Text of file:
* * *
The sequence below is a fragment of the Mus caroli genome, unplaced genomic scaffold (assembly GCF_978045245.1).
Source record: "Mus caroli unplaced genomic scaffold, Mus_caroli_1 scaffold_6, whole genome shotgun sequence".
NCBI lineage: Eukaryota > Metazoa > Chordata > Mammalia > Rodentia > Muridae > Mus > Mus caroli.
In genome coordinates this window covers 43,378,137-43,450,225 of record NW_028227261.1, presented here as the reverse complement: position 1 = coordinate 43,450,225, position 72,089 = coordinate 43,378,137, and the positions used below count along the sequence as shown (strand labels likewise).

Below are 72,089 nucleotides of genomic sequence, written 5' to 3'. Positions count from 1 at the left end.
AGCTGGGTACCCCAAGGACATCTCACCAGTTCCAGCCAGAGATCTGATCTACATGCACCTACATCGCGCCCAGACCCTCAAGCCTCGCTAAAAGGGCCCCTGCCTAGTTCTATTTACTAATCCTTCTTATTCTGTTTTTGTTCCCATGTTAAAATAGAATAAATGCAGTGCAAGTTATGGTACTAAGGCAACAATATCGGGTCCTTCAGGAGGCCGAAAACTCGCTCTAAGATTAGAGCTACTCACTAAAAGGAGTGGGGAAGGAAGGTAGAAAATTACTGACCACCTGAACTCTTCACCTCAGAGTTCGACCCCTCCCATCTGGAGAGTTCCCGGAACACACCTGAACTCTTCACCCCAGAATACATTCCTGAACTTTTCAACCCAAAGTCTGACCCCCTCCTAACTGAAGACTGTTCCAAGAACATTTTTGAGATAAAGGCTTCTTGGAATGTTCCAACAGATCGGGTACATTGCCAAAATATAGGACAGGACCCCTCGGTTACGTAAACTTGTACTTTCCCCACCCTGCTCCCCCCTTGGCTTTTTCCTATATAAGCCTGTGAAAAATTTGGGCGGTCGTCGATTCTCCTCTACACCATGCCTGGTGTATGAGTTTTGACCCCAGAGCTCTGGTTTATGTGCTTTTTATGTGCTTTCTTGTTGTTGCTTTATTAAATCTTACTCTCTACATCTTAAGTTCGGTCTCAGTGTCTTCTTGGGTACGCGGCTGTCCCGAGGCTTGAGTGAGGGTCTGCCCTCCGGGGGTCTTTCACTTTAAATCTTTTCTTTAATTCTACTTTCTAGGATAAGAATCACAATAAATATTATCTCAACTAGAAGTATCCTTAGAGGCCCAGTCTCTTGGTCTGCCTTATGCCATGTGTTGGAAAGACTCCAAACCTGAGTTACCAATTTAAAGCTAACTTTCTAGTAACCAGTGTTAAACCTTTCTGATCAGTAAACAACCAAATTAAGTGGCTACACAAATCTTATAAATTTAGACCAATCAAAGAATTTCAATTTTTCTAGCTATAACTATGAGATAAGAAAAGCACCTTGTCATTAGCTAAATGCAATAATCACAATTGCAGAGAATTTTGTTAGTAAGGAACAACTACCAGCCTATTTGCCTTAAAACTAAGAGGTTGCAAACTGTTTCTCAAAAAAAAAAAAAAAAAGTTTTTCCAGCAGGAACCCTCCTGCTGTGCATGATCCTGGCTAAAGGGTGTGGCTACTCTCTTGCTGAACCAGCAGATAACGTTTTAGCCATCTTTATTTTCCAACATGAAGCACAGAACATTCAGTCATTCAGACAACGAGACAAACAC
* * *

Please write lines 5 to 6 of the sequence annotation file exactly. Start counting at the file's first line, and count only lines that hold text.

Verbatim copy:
Below are 72,089 nucleotides of genomic sequence, written 5' to 3'. Positions count from 1 at the left end.
AGCTGGGTACCCCAAGGACATCTCACCAGTTCCAGCCAGAGATCTGATCTACATGCACCTACATCGCGCCCAGACCCTCAAGCCTCGCTAAAAGGGCCCCTGCCTAGTTCTATTTACTAATCCTTCTTATTCTGTTTTTGTTCCCATGTTAAAATAGAATAAATGCAGTGCAAGTTATGGTACTAAGGCAACAATATCGGGTCCTTCAGGAGGCCGAAAACTCGCTCTAAGATTAGAGCTACTCACTAAAAGGAGTGGGGAAGGAAGGTAGAAAATTACTGACCACCTGAACTCTTCACCTCAGAGTTCGACCCCTCCCATCTGGAGAGTTCCCGGAACACACCTGAACTCTTCACCCCAGAATACATTCCTGAACTTTTCAACCCAAAGTCTGACCCCCTCCTAACTGAAGACTGTTCCAAGAACATTTTTGAGATAAAGGCTTCTTGGAATGTTCCAACAGATCGGGTACATTGCCAAAATATAGGACAGGACCCCTCGGTTACGTAAACTTGTACTTTCCCCACCCTGCTCCCCCCTTGGCTTTTTCCTATATAAGCCTGTGAAAAATTTGGGCGGTCGTCGATTCTCCTCTACACCATGCCTGGTGTATGAGTTTTGACCCCAGAGCTCTGGTTTATGTGCTTTTTATGTGCTTTCTTGTTGTTGCTTTATTAAATCTTACTCTCTACATCTTAAGTTCGGTCTCAGTGTCTTCTTGGGTACGCGGCTGTCCCGAGGCTTGAGTGAGGGTCTGCCCTCCGGGGGTCTTTCACTTTAAATCTTTTCTTTAATTCTACTTTCTAGGATAAGAATCACAATAAATATTATCTCAACTAGAAGTATCCTTAGAGGCCCAGTCTCTTGGTCTGCCTTATGCCATGTGTTGGAAAGACTCCAAACCTGAGTTACCAATTTAAAGCTAACTTTCTAGTAACCAGTGTTAAACCTTTCTGATCAGTAAACAACCAAATTAAGTGGCTACACAAATCTTATAAATTTAGACCAATCAAAGAATTTCAATTTTTCTAGCTATAACTATGAGATAAGAAAAGCACCTTGTCATTAGCTAAATGCAATAATCACAATTGCAGAGAATTTTGTTAGTAAGGAACAACTACCAGCCTATTTGCCTTAAAACTAAGAGGTTGCAAACTGTTTCTCAAAAAAAAAAAAAAAAAGTTTTTCCAGCAGGAACCCTCCTGCTGTGCATGATCCTGGCTAAAGGGTGTGGCTACTCTCTTGCTGAACCAGCAGATAACGTTTTAGCCATCTTTATTTTCCAACATGAAGCACAGAACATTCAGTCATTCAGACAACGAGACAAACAC